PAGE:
Warmup: A shopping list |

As a warmup exercise, let's program a simple shopping calculator. The following example run should explain what it does (the answers to the questions are entered by the user):

Shopping Calculator V0.1 What did you buy? apples How many apples did you buy? 3 What is the price of one apples? 1500 You bought 3 apples for 4500 KRW. What did you buy? bananas How many bananas did you buy? 11 What is the price of one bananas? 800 You bought 11 bananas for 8800 KRW. What did you buy? chocolate How many chocolate did you buy? 1 What is the price of one chocolate? 2200 You bought 1 chocolate for 2200 KRW. What did you buy? coffee How many coffee did you buy? 2 What is the price of one coffee? 2500 You bought 2 coffee for 5000 KRW. What did you buy? In total, you spent 20500 KRW

So the calculator asks for the name of each item, the number of items, and the unit price of the item. It then prints out the total price of each item.

The program ends when the user simply presses Enter instead of typing an item name (that is, the input is an empty string). Then the program prints out the total price of all items.

The tutorial explains the function readString to read from the terminal.

In the second release of the shopping calculator, it prints out the list of items, nicely formatted like this:

Shopping Calculator V0.2 What did you buy? apples How many apples did you buy? 3 What is the price of one apples? 1500 You bought 3 apples for 4500 KRW. What did you buy? bananas How many bananas did you buy? 11 What is the price of one bananas? 800 You bought 11 bananas for 8800 KRW. What did you buy? chocolate How many chocolate did you buy? 1 What is the price of one chocolate? 2200 You bought 1 chocolate for 2200 KRW. What did you buy? coffee How many coffee did you buy? 3 What is the price of one coffee? 2500 You bought 3 coffee for 7500 KRW. What did you buy? Your purchases: ------------------------------------------------------------- apples 3 x 1500 KRW 4500 KRW bananas 11 x 800 KRW 8800 KRW chocolate 1 x 2200 KRW 2200 KRW coffee 3 x 2500 KRW 7500 KRW ------------------------------------------------------------- Total price: 23000 KRW -------------------------------------------------------------You will need to store the items in a list. You can add elements to the end of a list using the add method:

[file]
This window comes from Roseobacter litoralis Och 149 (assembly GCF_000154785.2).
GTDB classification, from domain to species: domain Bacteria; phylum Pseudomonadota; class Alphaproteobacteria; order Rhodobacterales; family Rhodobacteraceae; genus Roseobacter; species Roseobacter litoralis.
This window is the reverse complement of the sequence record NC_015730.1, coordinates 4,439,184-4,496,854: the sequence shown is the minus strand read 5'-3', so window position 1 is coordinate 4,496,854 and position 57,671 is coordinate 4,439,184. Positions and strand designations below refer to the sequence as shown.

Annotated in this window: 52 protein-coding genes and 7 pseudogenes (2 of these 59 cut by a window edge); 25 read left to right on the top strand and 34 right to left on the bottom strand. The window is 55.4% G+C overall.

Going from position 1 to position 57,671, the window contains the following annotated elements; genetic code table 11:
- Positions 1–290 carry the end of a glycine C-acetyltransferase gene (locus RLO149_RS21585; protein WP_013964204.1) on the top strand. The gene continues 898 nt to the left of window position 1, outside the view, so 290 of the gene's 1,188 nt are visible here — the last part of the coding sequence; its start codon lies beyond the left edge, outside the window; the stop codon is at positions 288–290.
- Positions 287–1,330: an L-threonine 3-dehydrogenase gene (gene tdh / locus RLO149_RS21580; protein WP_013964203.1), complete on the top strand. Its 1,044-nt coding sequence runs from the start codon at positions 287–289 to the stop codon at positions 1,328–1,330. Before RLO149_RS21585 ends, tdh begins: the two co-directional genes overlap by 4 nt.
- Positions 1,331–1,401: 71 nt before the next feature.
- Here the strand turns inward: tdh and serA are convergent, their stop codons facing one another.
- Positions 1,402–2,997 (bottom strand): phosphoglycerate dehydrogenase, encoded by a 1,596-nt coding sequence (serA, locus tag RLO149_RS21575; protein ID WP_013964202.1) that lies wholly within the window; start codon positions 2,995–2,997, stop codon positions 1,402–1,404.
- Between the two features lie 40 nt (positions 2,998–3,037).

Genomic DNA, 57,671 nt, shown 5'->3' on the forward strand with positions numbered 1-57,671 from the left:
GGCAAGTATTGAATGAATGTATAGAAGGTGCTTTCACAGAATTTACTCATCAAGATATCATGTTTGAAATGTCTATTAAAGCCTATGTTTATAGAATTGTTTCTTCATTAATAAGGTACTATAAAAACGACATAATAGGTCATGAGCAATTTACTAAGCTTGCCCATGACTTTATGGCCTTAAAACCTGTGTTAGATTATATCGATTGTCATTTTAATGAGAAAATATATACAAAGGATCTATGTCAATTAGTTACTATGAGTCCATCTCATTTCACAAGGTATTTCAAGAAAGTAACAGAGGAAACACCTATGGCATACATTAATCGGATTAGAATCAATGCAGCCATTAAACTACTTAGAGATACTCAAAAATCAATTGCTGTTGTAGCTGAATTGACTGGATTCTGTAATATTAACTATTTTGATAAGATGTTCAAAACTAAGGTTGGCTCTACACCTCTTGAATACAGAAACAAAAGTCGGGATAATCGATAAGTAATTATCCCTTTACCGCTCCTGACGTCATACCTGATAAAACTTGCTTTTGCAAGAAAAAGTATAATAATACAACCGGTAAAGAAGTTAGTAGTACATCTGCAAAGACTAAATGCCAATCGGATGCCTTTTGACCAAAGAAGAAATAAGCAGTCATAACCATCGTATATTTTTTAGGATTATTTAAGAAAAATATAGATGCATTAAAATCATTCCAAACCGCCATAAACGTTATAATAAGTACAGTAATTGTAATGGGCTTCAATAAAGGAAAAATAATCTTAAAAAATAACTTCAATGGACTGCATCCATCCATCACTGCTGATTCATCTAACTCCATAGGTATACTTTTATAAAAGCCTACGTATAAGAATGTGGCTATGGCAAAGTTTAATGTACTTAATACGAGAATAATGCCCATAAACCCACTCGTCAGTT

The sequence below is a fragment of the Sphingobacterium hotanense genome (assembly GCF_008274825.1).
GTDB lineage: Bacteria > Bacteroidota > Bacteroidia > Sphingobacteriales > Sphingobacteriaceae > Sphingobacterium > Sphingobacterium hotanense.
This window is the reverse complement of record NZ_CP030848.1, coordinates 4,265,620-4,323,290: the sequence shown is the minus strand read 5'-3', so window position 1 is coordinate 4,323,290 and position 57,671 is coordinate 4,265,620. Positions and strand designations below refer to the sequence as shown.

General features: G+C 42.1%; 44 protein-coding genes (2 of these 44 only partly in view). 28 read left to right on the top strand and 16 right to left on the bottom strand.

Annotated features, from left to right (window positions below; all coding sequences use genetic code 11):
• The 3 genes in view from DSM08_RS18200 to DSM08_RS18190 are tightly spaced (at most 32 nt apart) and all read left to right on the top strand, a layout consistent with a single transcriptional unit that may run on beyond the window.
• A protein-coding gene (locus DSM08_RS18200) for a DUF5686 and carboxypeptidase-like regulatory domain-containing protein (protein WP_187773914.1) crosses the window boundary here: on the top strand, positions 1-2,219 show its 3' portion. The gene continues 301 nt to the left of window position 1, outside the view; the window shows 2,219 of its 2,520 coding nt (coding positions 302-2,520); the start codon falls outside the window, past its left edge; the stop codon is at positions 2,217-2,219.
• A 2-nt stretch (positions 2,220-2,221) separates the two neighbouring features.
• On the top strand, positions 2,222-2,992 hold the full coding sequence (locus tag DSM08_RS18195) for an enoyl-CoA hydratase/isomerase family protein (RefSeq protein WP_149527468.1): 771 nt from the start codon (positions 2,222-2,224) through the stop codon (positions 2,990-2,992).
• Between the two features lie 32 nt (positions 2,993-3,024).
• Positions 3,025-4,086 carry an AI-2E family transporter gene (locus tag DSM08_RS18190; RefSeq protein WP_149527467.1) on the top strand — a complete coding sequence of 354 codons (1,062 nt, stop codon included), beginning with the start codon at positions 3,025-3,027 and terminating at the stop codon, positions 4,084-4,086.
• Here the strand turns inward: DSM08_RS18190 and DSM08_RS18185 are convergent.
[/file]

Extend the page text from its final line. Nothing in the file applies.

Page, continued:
>>> val a = mutableListOf(1, 2, 3, 4) >>> a.add(5) true >>> a [1, 2, 3, 4, 5]You can make an empty array (that is, an array with zero elements) using mutableListOf<T>(), like this (note that you have to indicate the type of elements you want to put into the list later):

>>> val b = mutableListOf<Int>() >>> b [] >>> b.add(7) true >>> b [7] >>> val c = mutableListOf<String>() >>> c [] >>> c.add("CS109") true >>> c [CS109]

In our case, we want to store items in the list that consist of a name, a number, and a price per unit. That is a triple of a string and two integers:

>>> val a = mutableListOf<Triple<String, Int, Int>>() >>> a [] >>> a.add(Triple("apples", 3, 1500)) true >>> a [(apples, 3, 1500)]

To format the strings and numbers with a fixed number of characters, use the format method. Here are a few examples:

>>> "%10s".format("abcdef") abcdef >>> "%10s".format("ab") ab >>> "%-10s".format("ab") ab >>> "%-10s".format("abcdef") abcdef >>> "%5d".format(1) 1 >>> "%5d".format(130) 130 >>> "%5d".format(1300) 1300 >>> "%-8s %5d".format("abc", 13) abc 13 >>> "%-8s %5d".format("abcdef", -1234) abcdef -1234

Warmup: A shopping list |